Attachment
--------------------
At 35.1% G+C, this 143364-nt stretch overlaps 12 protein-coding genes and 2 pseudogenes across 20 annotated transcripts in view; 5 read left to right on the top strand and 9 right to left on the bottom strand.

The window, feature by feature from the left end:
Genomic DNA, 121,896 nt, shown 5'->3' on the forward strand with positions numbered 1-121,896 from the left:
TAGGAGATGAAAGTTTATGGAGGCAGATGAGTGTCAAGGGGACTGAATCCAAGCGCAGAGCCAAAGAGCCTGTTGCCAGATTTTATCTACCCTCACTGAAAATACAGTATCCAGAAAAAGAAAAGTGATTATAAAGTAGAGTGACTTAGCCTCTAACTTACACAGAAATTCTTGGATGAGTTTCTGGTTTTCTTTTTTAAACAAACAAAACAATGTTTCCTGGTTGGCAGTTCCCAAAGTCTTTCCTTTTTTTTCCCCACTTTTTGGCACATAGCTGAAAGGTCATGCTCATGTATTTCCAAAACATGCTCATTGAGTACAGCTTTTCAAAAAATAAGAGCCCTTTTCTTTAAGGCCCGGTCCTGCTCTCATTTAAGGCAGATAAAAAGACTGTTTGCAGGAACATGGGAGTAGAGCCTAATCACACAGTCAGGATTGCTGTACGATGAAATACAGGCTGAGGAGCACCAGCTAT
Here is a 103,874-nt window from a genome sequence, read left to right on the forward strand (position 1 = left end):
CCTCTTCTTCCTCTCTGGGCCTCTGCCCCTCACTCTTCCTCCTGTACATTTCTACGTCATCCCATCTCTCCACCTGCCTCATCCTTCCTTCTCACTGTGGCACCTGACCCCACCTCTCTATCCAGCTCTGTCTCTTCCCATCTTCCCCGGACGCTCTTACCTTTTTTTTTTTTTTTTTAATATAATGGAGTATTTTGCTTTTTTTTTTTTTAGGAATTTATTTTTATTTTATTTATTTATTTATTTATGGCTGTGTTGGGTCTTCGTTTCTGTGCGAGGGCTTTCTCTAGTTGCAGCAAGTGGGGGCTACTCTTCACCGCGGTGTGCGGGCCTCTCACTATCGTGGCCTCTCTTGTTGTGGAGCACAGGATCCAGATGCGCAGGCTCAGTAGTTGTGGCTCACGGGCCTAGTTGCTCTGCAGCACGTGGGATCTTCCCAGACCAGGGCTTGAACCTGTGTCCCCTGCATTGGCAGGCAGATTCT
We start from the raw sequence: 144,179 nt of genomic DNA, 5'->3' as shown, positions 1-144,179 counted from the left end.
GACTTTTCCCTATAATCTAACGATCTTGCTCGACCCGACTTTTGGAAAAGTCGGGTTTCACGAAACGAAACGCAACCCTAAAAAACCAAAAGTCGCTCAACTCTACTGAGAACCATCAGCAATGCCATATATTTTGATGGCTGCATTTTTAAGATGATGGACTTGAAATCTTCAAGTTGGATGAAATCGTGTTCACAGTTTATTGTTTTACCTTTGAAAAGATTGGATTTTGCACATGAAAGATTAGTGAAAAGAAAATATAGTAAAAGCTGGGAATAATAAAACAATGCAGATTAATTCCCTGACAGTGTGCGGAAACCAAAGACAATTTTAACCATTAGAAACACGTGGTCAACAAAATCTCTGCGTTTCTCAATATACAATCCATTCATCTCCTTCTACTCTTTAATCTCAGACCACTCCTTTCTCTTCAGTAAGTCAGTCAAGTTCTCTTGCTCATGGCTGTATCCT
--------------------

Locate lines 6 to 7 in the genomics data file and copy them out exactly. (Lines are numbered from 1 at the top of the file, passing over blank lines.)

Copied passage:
CCTCTTCTTCCTCTCTGGGCCTCTGCCCCTCACTCTTCCTCCTGTACATTTCTACGTCATCCCATCTCTCCACCTGCCTCATCCTTCCTTCTCACTGTGGCACCTGACCCCACCTCTCTATCCAGCTCTGTCTCTTCCCATCTTCCCCGGACGCTCTTACCTTTTTTTTTTTTTTTTTAATATAATGGAGTATTTTGCTTTTTTTTTTTTTAGGAATTTATTTTTATTTTATTTATTTATTTATTTATGGCTGTGTTGGGTCTTCGTTTCTGTGCGAGGGCTTTCTCTAGTTGCAGCAAGTGGGGGCTACTCTTCACCGCGGTGTGCGGGCCTCTCACTATCGTGGCCTCTCTTGTTGTGGAGCACAGGATCCAGATGCGCAGGCTCAGTAGTTGTGGCTCACGGGCCTAGTTGCTCTGCAGCACGTGGGATCTTCCCAGACCAGGGCTTGAACCTGTGTCCCCTGCATTGGCAGGCAGATTCT
We start from the raw sequence: 144,179 nt of genomic DNA, 5'->3' as shown, positions 1-144,179 counted from the left end.